The doubts planted in the mind of the MC by B's shady guy do lead to the MC almost joining sides with Nation B - something which would be bad for all involved, as the MC goes on to become 'neutral' and stop the conflict, which wouldn't happen if his allegiance was to one side. The fact that Nation A may have lied to him and/or "used" him, in addition to some of the myths about B the shady guy has dispelled, leads the MC to question his allegiance. It's a pivotal and exciting point in the novel, the little conflict that ensues.

    So, the first twist is to add more excitement to the story, propel it along a little, create an internal conflict in the MC, as well as a smaller, external one, as two small forces of main characters from both sides clash in response to the potential side switch.

    The second twist (the "it's actually true") allows everything to slot into place. The MC finally understands who he is, what he represents and what he must do to end the conflict.

    It's kind of hard to explain, without giving away huge sections of the novel, but I hope I've done a decent job. Any more help is greatly appreciated! :)
     
  9. Fronzizzle
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    Fronzizzle Member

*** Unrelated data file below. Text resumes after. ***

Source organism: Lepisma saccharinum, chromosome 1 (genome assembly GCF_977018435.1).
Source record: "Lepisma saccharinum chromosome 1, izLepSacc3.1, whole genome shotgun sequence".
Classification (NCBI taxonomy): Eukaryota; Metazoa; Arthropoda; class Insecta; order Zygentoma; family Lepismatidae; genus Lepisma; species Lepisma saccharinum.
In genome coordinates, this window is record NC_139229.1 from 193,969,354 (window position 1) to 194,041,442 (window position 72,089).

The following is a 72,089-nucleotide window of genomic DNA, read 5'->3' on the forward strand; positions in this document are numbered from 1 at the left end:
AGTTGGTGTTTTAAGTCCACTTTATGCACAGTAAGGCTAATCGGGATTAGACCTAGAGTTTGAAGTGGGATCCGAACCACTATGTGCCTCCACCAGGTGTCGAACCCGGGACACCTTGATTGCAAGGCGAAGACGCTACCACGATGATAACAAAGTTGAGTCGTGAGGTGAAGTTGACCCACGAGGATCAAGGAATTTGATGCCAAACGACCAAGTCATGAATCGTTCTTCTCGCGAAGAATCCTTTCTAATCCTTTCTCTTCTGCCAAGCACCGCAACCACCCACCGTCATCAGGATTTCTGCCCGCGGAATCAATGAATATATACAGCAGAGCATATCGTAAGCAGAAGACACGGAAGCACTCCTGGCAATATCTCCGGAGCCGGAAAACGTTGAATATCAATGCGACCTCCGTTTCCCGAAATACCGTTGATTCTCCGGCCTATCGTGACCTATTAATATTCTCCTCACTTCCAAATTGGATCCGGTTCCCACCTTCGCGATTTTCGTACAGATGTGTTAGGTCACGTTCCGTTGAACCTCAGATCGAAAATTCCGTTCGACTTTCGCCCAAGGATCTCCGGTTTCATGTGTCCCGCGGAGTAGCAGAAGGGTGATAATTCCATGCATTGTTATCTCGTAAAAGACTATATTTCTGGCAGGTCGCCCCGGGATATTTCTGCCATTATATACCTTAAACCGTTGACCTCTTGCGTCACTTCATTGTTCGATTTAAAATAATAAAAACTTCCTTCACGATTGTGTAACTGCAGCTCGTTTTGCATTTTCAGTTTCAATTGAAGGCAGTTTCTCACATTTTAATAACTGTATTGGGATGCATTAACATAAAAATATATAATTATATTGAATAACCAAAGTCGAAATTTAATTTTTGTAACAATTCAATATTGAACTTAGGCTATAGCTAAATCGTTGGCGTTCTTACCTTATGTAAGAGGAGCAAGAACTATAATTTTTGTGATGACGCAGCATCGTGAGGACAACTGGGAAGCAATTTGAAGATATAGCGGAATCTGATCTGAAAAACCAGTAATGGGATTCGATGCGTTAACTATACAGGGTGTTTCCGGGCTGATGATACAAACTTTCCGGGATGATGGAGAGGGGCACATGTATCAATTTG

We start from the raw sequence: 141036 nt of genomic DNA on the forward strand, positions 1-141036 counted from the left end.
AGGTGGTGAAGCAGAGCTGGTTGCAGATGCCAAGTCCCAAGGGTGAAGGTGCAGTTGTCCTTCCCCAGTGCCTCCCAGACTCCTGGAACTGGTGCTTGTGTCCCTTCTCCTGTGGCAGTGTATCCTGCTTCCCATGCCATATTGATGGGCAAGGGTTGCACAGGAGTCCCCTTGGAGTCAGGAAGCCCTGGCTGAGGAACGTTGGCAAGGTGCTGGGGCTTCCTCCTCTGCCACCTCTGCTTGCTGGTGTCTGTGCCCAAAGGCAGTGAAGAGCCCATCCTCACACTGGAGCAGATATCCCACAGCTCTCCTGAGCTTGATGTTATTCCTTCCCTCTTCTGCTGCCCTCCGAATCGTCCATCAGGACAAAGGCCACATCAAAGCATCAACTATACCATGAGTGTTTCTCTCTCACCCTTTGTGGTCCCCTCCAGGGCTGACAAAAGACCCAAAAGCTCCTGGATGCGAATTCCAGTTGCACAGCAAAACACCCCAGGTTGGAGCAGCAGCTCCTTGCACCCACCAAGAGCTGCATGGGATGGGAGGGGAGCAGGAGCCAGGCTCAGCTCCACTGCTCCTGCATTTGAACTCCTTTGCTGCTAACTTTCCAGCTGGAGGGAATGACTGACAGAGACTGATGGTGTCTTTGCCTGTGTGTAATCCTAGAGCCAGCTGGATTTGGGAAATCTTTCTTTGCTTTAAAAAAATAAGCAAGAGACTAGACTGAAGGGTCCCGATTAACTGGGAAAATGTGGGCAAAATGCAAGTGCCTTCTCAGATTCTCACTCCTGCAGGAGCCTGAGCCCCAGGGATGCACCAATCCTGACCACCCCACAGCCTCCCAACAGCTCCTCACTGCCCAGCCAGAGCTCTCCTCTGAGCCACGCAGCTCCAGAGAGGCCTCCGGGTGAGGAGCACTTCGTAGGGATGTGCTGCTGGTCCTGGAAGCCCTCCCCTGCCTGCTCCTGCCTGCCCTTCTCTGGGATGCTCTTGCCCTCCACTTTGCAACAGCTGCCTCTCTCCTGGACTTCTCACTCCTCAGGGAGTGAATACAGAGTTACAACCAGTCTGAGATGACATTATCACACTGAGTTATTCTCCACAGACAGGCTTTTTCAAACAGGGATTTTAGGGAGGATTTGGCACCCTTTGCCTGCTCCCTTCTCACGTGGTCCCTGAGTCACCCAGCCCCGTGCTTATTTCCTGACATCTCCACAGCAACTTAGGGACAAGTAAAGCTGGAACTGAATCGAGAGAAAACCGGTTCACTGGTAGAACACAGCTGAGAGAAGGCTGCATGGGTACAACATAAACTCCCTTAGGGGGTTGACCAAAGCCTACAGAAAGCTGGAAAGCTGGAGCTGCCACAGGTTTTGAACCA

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    Does the MC automatically or immediately believe it when he's told his father is from B? Or is he skeptical? Can there be reasons he would doubt it the first time? As a reader, if the MC is wondering/confused if it's true then I would be, too. If you could write it such that there is always doubt in the MC's mind, the final twist where "it is true" wouldn't seem so obvious. I think. :)
     
  10. Andrae Smith
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    Andrae Smith Gone exploring... in the inner realm... Contributor

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    This sounds good. especially the last line.

    This all feels a little contrived to me, but I can't make any determination. The best advice I could give is just to write your story and let some people you trust read it. It all comes down to how well you execute it. Whatever happens, there has to be some kind of doubt or confusion. I don't see why it wouldn't work, so long as the MC just isn't so gullible as to believe the shady guy and then turn around and believe the people in Nation A. Everything needs to have an impact, ya know. Someone else may have better advice than mine, but I hope this helps.